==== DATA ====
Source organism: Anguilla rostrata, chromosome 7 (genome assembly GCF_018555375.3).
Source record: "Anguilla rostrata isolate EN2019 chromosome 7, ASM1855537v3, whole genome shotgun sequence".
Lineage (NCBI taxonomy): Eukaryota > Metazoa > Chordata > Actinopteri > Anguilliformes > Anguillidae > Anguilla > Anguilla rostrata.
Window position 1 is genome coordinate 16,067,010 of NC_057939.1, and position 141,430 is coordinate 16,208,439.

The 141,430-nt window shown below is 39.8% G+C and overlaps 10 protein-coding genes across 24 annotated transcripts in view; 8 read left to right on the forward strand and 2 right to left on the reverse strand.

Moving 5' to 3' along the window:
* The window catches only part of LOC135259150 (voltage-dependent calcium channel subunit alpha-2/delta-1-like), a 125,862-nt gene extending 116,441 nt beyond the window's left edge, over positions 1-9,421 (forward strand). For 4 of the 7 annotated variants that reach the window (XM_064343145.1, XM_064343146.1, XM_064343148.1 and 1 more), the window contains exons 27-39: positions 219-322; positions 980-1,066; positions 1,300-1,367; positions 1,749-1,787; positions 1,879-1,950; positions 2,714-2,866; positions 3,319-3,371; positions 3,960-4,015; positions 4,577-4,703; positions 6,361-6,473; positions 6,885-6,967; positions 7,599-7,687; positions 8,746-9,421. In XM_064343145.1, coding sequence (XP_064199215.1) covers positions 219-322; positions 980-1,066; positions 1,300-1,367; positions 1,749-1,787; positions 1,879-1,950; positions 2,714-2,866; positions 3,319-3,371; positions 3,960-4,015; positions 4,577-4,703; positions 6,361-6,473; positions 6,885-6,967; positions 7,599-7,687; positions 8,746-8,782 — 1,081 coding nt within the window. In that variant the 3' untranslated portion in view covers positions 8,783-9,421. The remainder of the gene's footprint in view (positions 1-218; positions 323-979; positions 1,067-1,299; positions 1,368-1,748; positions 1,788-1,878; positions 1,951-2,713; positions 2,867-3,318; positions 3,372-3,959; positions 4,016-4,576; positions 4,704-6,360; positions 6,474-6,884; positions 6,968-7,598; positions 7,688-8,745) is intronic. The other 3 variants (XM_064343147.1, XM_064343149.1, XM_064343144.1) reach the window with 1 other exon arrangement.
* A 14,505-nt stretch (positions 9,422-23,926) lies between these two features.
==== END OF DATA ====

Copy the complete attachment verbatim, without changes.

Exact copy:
Source organism: Anguilla rostrata, chromosome 7 (genome assembly GCF_018555375.3).
Source record: "Anguilla rostrata isolate EN2019 chromosome 7, ASM1855537v3, whole genome shotgun sequence".
Lineage (NCBI taxonomy): Eukaryota > Metazoa > Chordata > Actinopteri > Anguilliformes > Anguillidae > Anguilla > Anguilla rostrata.
Window position 1 is genome coordinate 16,067,010 of NC_057939.1, and position 141,430 is coordinate 16,208,439.

The 141,430-nt window shown below is 39.8% G+C and overlaps 10 protein-coding genes across 24 annotated transcripts in view; 8 read left to right on the forward strand and 2 right to left on the reverse strand.

Moving 5' to 3' along the window:
* The window catches only part of LOC135259150 (voltage-dependent calcium channel subunit alpha-2/delta-1-like), a 125,862-nt gene extending 116,441 nt beyond the window's left edge, over positions 1-9,421 (forward strand). For 4 of the 7 annotated variants that reach the window (XM_064343145.1, XM_064343146.1, XM_064343148.1 and 1 more), the window contains exons 27-39: positions 219-322; positions 980-1,066; positions 1,300-1,367; positions 1,749-1,787; positions 1,879-1,950; positions 2,714-2,866; positions 3,319-3,371; positions 3,960-4,015; positions 4,577-4,703; positions 6,361-6,473; positions 6,885-6,967; positions 7,599-7,687; positions 8,746-9,421. In XM_064343145.1, coding sequence (XP_064199215.1) covers positions 219-322; positions 980-1,066; positions 1,300-1,367; positions 1,749-1,787; positions 1,879-1,950; positions 2,714-2,866; positions 3,319-3,371; positions 3,960-4,015; positions 4,577-4,703; positions 6,361-6,473; positions 6,885-6,967; positions 7,599-7,687; positions 8,746-8,782 — 1,081 coding nt within the window. In that variant the 3' untranslated portion in view covers positions 8,783-9,421. The remainder of the gene's footprint in view (positions 1-218; positions 323-979; positions 1,067-1,299; positions 1,368-1,748; positions 1,788-1,878; positions 1,951-2,713; positions 2,867-3,318; positions 3,372-3,959; positions 4,016-4,576; positions 4,704-6,360; positions 6,474-6,884; positions 6,968-7,598; positions 7,688-8,745) is intronic. The other 3 variants (XM_064343147.1, XM_064343149.1, XM_064343144.1) reach the window with 1 other exon arrangement.
* A 14,505-nt stretch (positions 9,422-23,926) lies between these two features.